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Re: Timer subtraction (updated)

by haukex (Abbot)
on Oct 06, 2017 at 08:57 UTC ( #1200808=note: print w/replies, xml ) Need Help??


in reply to Timer subtraction

I normally use the DateTime family of modules for this kind of thing. It looks like what you have there are not absolute times, but timer durations, in which case you could try working with DateTime::Duration objects. (If you are instead working with absolute times, see here and here for solutions.)

I looked into how to parse durations, and found DateTime::Format::Duration, but am having trouble getting it to parse milliseconds - I have a suspicion this may be a bug, and will look into this and update my node when I know more (Update: Bug reported.). Until then, parsing the duration manually seems to work, as follows. By the way, is it a typo that your milliseconds in $first only have two digits?

Update 2018-01-15: I have to withdraw my suggestion for DateTime::Format::Duration for now, the number of unfixed bugs - including the one reported by Cristoforo in the reply - is leading me to believe that the module is currently suffering from too many issues to be "just used". See my reply below for a quick-n-dirty alternative, although unfortunately that doesn't support normalization.

use warnings; use strict; use DateTime::Duration; use DateTime::Format::Duration; my $first = "00:00:01:04"; my $last = "00:00:08:861"; sub my_parse_duration { my $in = shift; my %t; @t{qw/hours minutes seconds nanoseconds/} = $in=~/\A(\d\d):(\d\d):(\d\d):(\d\d\d?)\z/ or die "failed to parse '$in'"; $t{nanoseconds}*=1000000; # ms->ns return DateTime::Duration->new(%t); } $first = my_parse_duration($first); $last = my_parse_duration($last ); my $fmt_out = DateTime::Format::Duration->new( pattern=>'%H:%M:%S:%3N', normalize=>1 ); print $fmt_out->format_duration($first),"\n"; print $fmt_out->format_duration($last ),"\n"; $last->subtract_duration($first); print $fmt_out->format_duration($last ),"\n"; __END__ 00:00:01:004 00:00:08:861 00:00:07:857

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Re^2: Timer subtraction
by Cristoforo (Curate) on Jan 14, 2018 at 23:00 UTC
    Hi haukex,

    I was using your code and found a problem with different duration parameters.

    my $first = "01:25:52:421"; my $last = "01:26:29:369";
    For this example the seconds and milliseconds in the $last variable have lesser amounts than in the $first variable. The program hangs and will not complete. It only executes the first two print statements. The result should be 00:00:36:948.

    I don't know what can be done to get the program to run to completion (and execute the third print).

    I've been working on this for several days, reading the docs for DateTime::Format::Duration and can't find the answer there - maybe I don't understand it well.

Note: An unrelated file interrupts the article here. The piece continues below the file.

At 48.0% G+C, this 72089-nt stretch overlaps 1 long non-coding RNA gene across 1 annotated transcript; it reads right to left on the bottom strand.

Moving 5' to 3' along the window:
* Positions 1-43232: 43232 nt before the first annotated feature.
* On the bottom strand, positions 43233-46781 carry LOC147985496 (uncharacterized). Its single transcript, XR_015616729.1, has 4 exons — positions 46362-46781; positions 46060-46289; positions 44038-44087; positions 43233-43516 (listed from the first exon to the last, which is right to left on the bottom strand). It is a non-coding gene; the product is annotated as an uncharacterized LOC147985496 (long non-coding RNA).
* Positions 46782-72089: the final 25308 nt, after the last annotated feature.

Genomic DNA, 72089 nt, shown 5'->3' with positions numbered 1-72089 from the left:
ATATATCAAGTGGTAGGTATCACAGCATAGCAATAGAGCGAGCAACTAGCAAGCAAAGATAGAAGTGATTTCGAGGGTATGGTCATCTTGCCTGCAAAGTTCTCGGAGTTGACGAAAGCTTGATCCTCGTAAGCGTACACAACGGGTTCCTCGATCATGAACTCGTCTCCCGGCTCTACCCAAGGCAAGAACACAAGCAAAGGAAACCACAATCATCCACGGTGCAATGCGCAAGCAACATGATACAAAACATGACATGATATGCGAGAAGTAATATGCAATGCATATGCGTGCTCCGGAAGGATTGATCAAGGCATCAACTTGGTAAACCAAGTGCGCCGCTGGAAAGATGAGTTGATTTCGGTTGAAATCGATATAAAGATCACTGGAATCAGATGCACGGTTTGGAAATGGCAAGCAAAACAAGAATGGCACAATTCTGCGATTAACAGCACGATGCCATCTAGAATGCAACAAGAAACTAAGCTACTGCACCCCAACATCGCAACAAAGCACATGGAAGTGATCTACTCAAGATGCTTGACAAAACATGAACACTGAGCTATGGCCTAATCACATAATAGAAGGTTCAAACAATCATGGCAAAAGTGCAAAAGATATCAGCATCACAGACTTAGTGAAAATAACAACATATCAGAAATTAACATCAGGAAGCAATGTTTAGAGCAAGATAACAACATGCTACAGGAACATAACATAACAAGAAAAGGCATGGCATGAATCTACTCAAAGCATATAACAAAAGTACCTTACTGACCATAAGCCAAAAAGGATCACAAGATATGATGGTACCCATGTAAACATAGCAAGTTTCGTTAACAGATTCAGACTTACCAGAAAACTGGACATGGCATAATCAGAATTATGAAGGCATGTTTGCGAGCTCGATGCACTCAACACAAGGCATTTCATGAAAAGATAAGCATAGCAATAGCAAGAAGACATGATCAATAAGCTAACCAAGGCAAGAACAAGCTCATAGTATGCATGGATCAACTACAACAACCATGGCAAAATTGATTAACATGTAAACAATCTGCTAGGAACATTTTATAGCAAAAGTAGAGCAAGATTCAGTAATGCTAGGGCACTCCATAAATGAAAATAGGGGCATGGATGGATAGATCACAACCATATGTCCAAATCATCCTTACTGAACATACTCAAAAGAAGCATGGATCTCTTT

Re^2: Timer subtraction
by Anonymous Monk on Oct 06, 2017 at 09:21 UTC

    Thanks. Format duration is not working for me. In the last 3 print statements you are using format_duration which is not supported. Unfortunately, your code snippet fails. Yes, millisecs specified above was typo

      Format duration is not working for me. In the last 3 print statements you are using format_duration which is not supported. Unfortunately, your code snippet fails.

      The code snippet works fine for me. How does it fail for you? Please see How do I post a question effectively? and I know what I mean. Why don't you? - what are the exact error messages you get? Perhaps you have to install DateTime::Format::Duration?

      Even if not, you can still access the fields of the DateTime::Duration object yourself. This outputs the same thing as my above code:

      sub my_fmt_duration { my @t = shift->in_units('hours','minutes','seconds','nanoseconds') +; $t[3]/=1000000; # ns->ms return sprintf("%02d:%02d:%02d:%03d",@t); } print my_fmt_duration($first),"\n"; print my_fmt_duration($last ),"\n"; $last->subtract_duration($first); print my_fmt_duration($last ),"\n";

        Thank you. It worked

        #!/volume/perl/bin/perl use warnings; use strict; use DateTime::Duration; my $first = "00:00:01:04"; my $last = "00:00:08:861"; sub my_parse_duration { my $in = shift; my %t; @t{qw/hours minutes seconds nanoseconds/} = $in=~/\A(\d\d):(\d\d):(\d\d):(\d\d\d?)\z/ or die "failed to parse '$in'"; $t{nanoseconds}*=1000000; # ms->ns return DateTime::Duration->new(%t); } sub my_fmt_duration { my @t = shift->in_units('hours','minutes','seconds','nanoseconds') +; $t[3]/=1000000; # ns->ms return sprintf("%02d:%02d:%02d:%03d",@t); } $first = my_parse_duration($first); $last = my_parse_duration($last ); $last->subtract_duration($first); print my_fmt_duration($last ),"\n";

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